There is nothing unique or divine about the affection that we generally live out on an everyday basis. God wired the human race to enjoy one another’s company—to relate socially with others that we are drawn to. The most common form of relations we have with others is described in scripture as “phileo” – brotherly affection. It’s the kind of friendship, commitment, and attraction that brothers have for one another. Don’t get me wrong—that’s a wonderful sort of love. But compare that with a completely, selfless, ready-to-die-for-you kind of love, and it pales in comparison. The extreme love that Jesus calls His followers to live out is “agape” – the kind of love the denies self, overlooks the cost, embraces another’s need, and goes to all lengths to express itself. This is what I call Jesus-style love. Yes–beyond an easy affection, Jesus-style love embraces those that are difficult to embrace, reaches out to those that are inconvenient to befriend, and loves those that are humanly impossible to love. Jesus-style love is only possible when God fills you with a passion and purpose to live at another level of loving people.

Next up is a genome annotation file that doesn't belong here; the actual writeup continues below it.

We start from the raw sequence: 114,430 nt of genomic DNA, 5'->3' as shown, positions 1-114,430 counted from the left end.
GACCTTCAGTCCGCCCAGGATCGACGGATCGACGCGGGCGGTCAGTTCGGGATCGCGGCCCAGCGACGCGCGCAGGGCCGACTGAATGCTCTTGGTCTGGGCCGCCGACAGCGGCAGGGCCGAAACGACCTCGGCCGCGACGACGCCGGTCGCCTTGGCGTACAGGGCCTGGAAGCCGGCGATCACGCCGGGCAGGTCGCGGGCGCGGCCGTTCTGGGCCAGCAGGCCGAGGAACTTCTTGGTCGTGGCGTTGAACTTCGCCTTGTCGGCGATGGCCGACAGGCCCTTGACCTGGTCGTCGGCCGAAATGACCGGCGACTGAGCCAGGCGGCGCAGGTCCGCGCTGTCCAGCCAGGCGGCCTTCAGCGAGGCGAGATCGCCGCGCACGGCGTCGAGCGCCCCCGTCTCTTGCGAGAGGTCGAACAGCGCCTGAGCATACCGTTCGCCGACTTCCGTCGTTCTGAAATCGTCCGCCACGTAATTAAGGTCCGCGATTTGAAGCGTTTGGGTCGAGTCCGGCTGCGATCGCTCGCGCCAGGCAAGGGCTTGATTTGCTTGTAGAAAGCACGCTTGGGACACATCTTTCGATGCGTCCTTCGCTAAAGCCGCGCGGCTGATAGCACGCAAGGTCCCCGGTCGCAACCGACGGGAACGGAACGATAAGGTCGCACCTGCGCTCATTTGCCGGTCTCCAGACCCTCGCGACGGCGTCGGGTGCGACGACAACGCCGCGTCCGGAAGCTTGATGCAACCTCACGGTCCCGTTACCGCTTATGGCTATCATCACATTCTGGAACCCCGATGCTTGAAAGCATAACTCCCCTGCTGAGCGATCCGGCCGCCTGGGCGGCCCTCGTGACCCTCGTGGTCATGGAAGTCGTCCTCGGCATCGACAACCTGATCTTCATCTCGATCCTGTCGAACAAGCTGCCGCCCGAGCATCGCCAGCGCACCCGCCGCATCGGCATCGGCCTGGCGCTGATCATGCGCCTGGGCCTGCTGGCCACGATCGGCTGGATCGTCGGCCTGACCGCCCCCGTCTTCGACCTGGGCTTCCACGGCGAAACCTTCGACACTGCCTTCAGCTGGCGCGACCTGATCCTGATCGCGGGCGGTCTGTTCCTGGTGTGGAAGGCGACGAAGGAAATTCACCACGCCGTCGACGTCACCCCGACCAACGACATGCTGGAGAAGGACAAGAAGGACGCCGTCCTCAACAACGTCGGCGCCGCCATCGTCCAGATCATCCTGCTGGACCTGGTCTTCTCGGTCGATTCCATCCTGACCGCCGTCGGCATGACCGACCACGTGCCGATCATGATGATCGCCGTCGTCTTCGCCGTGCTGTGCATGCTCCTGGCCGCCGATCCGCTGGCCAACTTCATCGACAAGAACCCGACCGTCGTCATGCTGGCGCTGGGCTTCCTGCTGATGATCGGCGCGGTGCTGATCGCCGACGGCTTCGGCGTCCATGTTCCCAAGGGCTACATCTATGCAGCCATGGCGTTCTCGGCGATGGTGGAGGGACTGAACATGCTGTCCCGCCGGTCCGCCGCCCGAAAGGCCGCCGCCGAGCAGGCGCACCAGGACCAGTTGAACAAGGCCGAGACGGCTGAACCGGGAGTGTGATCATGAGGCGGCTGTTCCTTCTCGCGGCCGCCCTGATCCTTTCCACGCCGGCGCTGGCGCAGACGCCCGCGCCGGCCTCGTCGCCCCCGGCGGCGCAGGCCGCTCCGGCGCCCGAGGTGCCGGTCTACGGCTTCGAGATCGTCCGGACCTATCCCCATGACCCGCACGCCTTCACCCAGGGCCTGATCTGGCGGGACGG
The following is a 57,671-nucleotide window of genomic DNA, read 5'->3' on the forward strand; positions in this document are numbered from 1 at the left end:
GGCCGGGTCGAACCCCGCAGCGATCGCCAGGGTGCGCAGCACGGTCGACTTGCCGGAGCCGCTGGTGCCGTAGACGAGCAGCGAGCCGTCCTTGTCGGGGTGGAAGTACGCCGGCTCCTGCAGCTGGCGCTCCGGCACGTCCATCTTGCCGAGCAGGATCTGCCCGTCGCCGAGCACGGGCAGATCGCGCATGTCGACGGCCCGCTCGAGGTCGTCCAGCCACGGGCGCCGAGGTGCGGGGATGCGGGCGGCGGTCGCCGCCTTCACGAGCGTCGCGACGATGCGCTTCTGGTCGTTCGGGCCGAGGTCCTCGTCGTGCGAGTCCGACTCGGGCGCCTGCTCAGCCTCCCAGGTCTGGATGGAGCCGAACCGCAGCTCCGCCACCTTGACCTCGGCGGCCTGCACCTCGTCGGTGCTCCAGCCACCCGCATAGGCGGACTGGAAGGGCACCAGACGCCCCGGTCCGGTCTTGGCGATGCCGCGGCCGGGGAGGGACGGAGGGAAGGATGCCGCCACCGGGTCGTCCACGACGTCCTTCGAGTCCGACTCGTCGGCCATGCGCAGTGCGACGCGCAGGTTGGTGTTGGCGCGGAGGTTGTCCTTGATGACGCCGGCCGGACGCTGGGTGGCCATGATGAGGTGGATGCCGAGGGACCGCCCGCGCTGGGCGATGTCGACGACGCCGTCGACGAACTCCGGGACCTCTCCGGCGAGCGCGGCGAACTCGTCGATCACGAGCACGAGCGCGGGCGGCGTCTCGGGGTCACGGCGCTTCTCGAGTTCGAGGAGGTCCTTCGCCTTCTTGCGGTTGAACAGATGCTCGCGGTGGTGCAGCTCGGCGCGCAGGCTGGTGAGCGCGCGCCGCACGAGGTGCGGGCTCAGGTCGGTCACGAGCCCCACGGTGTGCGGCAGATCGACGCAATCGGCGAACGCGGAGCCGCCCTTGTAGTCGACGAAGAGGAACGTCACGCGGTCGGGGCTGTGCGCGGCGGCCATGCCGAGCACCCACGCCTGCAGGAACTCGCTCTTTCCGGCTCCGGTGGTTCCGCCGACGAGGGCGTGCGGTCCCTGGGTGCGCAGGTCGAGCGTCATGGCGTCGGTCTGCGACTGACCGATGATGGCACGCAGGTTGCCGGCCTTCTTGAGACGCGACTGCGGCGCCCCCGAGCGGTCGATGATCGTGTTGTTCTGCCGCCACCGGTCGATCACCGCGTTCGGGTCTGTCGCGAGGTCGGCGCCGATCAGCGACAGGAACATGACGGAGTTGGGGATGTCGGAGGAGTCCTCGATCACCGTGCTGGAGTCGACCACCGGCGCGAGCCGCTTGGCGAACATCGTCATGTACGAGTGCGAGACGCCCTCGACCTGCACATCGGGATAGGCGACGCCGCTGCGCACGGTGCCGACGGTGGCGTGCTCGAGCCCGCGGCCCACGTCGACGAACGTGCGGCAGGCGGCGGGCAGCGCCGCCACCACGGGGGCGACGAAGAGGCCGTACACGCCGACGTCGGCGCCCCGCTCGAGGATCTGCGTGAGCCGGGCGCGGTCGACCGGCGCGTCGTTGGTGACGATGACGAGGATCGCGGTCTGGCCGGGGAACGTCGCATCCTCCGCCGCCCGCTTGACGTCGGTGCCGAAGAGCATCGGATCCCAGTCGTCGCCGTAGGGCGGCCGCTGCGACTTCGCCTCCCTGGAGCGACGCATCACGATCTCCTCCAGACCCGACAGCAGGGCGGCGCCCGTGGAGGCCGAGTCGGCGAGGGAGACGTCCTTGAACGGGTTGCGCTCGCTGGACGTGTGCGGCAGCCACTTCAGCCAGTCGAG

It would be natural for us to assume that only others are living by a half gospel, but not us. (See yesterday’s blog.) The danger of spiritual waywardness, however, is that an evangelical, religious or respected person doesn’t usually see how far from truth they might be. In fact, we usually don’t want to look at our distance from God, nor our departure from truth, when we’re not being fruitful for God. Instead, one tends to become more adamant about the things they have correct while reasoning away the things they are missing.
We all have blind sides.
Here’s my gut feeling: A majority of Christians in our churches every week have a form of Christianity but are missing the real thing.
What would some of the warning signs be for such people?
- A lack of passion about living daily for Christ
- An unwillingness to give God a first portion of their income
- An absence of committed service to others in the name of Jesus
- An infatuation with one’s own needs, wants and agendas
- Failing to be salt and light for others who need to know Jesus
There are certain things the Word tells us about what a true Christ-follower looks like. It’s much more than being good, having said the prayer, attending church, or doing what nice 21st century church-goers do. It’s being a radical, passionate, sold-out disciple of Jesus.